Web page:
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Betsy Devos
Published: 01 June 2018

BALTIMORE (June 1, 2018) — The National Association for the Advancement of Colored People (NAACP), the nation’s premier civil rights organization Thursday filed a lawsuit along with the National Federation of the Blind and the Council of Parent Attorneys and Advocates against the U.S. Secretary of Education and the Department of Education’s Office of Civil Rights (OCR) in the U.S. District Court of Maryland for the Department’s rolling back of civil rights enforcement regulations.

“Betsy DeVos and the Education Department have decided to abandon the Office of Civil Rights (OCR) obligation to protect students and employees from discriminatory practices,” said NAACP General Counsel, Bradford M. Berry. “By summarily changing policies to allow for the dismissal of civil rights complaints and the ability of organizations to appeal their rulings, DeVos is basically saying protecting civil rights and the rights of those with disabilities no longer matter at the Department of Education.”

The lawsuit argues that contrary to its mission and with no public notice and comment period, the DOE has severely curtailed its Office of Civil Rights’ ability to enforce federal discrimination laws by implementing illegal changes to its case procedure manual. These changes, argues the NAACP, eliminates substantive rights of the very people it purports to serve by abdicating its duty to investigate all complaints of discrimination by students, parents, and concerned community organizations.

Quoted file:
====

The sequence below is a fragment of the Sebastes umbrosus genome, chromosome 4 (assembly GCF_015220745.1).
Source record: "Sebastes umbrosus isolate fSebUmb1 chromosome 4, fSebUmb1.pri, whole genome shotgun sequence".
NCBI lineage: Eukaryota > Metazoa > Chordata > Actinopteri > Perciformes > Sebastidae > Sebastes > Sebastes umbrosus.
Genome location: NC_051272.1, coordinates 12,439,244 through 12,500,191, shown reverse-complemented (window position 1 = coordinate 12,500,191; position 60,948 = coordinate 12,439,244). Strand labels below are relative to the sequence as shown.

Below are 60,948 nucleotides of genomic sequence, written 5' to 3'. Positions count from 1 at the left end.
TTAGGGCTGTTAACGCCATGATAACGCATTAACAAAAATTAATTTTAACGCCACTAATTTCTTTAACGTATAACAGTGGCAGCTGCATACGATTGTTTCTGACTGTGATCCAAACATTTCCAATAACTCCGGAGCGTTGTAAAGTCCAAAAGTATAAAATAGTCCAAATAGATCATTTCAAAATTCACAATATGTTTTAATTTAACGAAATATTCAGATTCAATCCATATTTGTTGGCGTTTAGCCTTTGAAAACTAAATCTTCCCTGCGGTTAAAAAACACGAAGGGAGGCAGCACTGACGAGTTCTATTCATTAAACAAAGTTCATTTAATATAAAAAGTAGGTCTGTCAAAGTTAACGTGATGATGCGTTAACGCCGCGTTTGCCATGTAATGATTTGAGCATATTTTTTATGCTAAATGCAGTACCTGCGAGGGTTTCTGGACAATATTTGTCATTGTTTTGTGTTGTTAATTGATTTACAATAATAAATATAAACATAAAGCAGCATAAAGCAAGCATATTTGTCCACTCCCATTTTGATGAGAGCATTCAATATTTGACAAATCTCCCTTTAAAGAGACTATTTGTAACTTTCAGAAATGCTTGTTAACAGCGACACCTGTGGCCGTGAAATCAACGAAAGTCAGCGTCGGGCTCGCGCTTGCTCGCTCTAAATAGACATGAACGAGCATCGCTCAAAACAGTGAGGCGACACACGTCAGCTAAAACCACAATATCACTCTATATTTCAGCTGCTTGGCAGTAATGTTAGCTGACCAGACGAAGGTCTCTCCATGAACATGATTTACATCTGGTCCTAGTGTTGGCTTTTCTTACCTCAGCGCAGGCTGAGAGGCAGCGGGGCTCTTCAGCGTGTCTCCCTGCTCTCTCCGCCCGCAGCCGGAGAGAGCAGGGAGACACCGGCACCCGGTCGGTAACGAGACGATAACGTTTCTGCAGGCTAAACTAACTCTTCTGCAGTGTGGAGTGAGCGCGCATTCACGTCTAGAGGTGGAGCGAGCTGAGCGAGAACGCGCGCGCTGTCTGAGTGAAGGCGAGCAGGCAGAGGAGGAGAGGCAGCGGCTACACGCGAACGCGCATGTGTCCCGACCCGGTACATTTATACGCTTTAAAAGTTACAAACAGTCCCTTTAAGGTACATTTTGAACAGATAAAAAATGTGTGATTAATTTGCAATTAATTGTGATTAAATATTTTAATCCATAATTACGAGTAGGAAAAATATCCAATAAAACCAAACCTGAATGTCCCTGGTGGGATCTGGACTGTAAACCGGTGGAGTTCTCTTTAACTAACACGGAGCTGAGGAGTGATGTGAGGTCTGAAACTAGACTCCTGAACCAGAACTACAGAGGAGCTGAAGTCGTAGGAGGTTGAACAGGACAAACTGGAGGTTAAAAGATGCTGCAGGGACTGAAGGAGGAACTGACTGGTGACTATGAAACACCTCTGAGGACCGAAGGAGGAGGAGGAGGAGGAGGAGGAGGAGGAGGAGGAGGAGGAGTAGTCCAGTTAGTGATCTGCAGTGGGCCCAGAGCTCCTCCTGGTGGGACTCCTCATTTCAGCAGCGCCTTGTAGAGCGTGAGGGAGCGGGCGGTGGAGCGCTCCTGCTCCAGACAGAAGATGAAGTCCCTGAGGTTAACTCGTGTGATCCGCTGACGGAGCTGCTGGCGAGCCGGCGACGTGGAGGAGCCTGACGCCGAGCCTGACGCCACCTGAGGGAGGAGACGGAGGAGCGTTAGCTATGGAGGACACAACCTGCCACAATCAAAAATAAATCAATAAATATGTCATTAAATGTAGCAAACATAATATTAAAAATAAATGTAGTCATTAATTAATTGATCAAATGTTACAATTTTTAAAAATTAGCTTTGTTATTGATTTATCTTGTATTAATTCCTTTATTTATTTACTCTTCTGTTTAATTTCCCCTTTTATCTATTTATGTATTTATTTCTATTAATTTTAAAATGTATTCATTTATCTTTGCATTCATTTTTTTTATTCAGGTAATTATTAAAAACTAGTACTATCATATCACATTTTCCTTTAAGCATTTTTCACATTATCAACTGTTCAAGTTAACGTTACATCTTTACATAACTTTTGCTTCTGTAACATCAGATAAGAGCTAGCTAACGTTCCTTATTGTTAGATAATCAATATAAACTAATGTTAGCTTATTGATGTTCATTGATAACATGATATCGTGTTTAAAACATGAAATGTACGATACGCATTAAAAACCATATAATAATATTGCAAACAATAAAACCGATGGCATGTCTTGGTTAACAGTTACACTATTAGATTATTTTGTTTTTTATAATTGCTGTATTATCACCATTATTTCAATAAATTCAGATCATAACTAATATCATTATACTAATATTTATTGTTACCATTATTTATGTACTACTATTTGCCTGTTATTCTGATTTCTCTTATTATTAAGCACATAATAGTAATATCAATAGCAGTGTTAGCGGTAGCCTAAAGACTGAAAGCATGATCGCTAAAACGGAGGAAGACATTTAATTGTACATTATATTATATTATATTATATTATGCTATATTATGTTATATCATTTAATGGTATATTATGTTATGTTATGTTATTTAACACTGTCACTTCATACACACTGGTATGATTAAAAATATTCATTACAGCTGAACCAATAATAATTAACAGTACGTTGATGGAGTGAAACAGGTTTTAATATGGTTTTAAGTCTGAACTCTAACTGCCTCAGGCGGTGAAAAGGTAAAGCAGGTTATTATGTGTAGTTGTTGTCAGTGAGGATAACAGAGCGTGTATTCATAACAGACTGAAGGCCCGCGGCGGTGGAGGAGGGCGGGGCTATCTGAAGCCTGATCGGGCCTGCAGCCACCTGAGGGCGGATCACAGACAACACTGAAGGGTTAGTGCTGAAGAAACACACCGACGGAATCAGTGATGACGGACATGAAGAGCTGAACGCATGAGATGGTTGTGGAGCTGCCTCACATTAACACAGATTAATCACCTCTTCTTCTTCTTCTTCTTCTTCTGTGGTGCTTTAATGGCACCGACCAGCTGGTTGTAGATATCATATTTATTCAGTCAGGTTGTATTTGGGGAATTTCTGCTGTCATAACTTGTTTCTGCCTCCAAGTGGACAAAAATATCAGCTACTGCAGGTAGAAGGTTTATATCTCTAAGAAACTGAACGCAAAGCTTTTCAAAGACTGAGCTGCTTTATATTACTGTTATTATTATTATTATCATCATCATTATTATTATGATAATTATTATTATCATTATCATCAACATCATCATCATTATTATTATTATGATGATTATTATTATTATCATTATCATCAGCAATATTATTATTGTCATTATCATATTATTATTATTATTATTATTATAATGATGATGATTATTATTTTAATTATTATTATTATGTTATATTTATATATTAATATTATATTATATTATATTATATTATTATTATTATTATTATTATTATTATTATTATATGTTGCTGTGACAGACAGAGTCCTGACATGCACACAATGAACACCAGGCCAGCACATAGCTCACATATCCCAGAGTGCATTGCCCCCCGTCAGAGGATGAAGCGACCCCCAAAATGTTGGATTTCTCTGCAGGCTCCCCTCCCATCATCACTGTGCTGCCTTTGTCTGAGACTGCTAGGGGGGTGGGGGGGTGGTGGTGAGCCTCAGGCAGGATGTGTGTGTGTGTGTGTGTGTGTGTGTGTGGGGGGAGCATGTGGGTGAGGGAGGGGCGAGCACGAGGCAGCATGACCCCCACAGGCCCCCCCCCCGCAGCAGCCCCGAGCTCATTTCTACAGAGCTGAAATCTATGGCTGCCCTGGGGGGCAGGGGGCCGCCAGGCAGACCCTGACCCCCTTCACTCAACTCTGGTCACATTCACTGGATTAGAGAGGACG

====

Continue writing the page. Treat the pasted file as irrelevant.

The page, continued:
In March 2018, DOE’s Office of Civil Rights revised its Case Processing Manual thereby altering the rights of complainants to have their discrimination allegations reviewed or appeal decisions made by OCR.  These changes, made without the legally required notice and comment, prevented the NAACP and other organizations from voicing our opinions about how the proposed rule changes would affect students of color, students with disabilities and low income students, and thereby violates the federal Administrative Procedures Act.   Attorneys from the Office of the General Counsel are joining the Baltimore-based firm Brown Goldstein and Levy as co-counsel in this case.

According to reports in the New York Times, hundreds of cases have been already dismissed including 500 disability rights complaints.

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